PSLs, pumpkins & holiday vibes

October 28, 2014

Every year, autumn seems to creep up on me a little bit faster. Suddenly the clocks have gone back, golden leaves are everywhere and the smell of Pumpkin Spice Latte lingers outside every Starbucks - I think I spend more on overpriced flavoured coffee in the run up to Christmas than I do the other 9 months combined. I absolutely love this time of year; it's all very cliché but the crunchy leaves, cold clear mornings and return of polo necks, baggy jumpers and oversized scarves make me breathe a sigh of relief. I have a theory that summer is usually a bit of a disappointment - the English weather, far too much time on your hands - but winter is always brilliant. The end of October is fast approaching and that only means one thing: Halloween!

Why Emma Watson is right to be standing up for feminism

October 14, 2014

Feminism. It's a hot topic right now. From Emma Watson's #HeForShe campaign to Elle's first 'feminism' issue, everyone is jumping on the bandwagon. With it becoming such a high-profile issue, why do some people refuse to admit it's important?

Legally, we're pretty much equal. Any employer discriminating against women can get slapped with a fat ass law case, the Equal Pay Act means we get the same pay as men and we can all do the same jobs. In the eyes of the law, we're the same. There seems to be a tendency to believe that the job is now done - any further takes us into the realms of the man-hating lesbian feminists from the 70s, screaming for single-sex communities.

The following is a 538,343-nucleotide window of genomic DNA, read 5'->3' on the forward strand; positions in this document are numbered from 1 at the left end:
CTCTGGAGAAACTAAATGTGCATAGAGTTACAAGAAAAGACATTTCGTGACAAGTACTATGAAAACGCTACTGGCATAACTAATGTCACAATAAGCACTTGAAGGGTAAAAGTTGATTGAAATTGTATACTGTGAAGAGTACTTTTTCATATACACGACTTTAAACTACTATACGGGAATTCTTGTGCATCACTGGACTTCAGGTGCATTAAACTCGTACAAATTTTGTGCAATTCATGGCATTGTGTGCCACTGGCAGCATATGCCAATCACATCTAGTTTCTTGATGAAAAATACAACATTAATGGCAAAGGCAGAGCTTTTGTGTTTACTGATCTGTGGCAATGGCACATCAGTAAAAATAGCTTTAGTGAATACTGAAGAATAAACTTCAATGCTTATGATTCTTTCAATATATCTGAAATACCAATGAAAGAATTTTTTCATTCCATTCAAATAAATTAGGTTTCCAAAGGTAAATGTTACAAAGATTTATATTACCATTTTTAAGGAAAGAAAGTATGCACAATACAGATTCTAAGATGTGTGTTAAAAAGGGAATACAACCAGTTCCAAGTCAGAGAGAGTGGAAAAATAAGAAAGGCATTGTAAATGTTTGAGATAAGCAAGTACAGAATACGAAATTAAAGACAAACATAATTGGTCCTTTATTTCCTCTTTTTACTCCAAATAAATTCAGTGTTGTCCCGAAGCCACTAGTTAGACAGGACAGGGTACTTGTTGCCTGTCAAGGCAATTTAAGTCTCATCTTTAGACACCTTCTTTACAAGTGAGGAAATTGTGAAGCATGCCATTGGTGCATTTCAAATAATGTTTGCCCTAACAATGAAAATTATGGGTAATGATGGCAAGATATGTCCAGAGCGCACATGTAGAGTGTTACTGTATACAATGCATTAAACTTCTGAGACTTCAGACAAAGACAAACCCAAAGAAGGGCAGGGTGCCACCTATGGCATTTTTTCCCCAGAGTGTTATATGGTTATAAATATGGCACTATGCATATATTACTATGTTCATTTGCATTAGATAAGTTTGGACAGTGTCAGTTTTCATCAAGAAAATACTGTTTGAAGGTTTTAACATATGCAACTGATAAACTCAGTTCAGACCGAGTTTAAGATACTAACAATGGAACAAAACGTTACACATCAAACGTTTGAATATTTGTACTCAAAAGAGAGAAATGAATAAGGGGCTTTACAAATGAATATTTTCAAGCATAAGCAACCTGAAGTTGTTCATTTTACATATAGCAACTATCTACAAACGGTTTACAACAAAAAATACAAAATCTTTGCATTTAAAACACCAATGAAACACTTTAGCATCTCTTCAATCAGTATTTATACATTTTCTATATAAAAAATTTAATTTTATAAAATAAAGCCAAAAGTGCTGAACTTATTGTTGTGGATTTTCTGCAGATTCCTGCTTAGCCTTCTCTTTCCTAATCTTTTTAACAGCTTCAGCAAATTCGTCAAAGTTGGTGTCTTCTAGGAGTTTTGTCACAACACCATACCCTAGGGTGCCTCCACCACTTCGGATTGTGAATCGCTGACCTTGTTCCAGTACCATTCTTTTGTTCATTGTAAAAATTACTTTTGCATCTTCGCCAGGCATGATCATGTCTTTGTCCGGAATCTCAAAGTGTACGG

When asked if I consider myself a feminist, I hesitated to say yes. We have equality. I don't feel marginalised on work experience for being a woman, or during seminars at uni. But when I thought further, I realised that any woman who wouldn't call themselves a feminist is lying. Or very stupid. Because the thing is, the law isn't really where the problem lies; in reality, to a teenage girl talk of unequal pay in top jobs, sexism in the workplace or breaking the glass ceiling means very little. What really affects me, and thousands of girls my age, is much closer to home.

For a second, imagine you've been raped. In order to send the bastard that did it to prison, you have to relive the experience in front of an entire court - and you're prepared to do it. What you're not prepared for, however, is to be questioned on your entire sexual history - when did you last have sex? How many sexual partners have you had? Do you like it rough? Is it true you were wearing a short dress and high heels? All questions designed to make you seem like a "slut" to the jury. Whilst sexual history evidence is technically not allowed to be shown to a jury, it finds its way in.
In a world where sexism didn't exist, these questions wouldn't need to be asked.